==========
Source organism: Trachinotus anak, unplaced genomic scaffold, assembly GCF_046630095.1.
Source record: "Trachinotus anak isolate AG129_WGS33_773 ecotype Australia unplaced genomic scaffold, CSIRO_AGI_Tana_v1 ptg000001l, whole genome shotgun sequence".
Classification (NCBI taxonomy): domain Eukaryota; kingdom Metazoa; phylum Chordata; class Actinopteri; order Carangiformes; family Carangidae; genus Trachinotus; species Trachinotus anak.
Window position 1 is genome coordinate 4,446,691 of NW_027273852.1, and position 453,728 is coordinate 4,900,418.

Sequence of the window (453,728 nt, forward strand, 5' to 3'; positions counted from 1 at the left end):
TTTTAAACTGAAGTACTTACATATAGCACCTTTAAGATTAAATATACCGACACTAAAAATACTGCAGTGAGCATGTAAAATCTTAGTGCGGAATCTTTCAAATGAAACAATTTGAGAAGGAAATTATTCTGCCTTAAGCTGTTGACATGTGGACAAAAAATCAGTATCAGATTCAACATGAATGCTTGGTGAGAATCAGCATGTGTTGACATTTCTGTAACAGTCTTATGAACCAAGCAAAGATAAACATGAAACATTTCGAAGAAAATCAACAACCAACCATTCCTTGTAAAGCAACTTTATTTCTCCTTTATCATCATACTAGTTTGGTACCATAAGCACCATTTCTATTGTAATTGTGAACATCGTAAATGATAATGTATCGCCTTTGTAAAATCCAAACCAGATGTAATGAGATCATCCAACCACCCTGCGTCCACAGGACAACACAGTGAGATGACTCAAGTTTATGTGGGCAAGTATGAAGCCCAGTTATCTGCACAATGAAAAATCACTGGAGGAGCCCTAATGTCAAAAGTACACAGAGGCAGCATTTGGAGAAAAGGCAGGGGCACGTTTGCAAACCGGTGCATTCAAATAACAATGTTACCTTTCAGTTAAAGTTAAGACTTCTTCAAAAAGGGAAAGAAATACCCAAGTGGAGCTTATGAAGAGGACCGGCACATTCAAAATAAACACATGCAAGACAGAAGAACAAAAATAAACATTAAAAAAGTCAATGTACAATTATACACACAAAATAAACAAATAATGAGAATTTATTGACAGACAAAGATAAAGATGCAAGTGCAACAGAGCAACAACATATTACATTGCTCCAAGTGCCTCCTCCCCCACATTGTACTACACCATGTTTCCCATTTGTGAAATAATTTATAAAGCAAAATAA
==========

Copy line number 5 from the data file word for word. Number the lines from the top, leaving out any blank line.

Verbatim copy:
Sequence of the window (453,728 nt, forward strand, 5' to 3'; positions counted from 1 at the left end):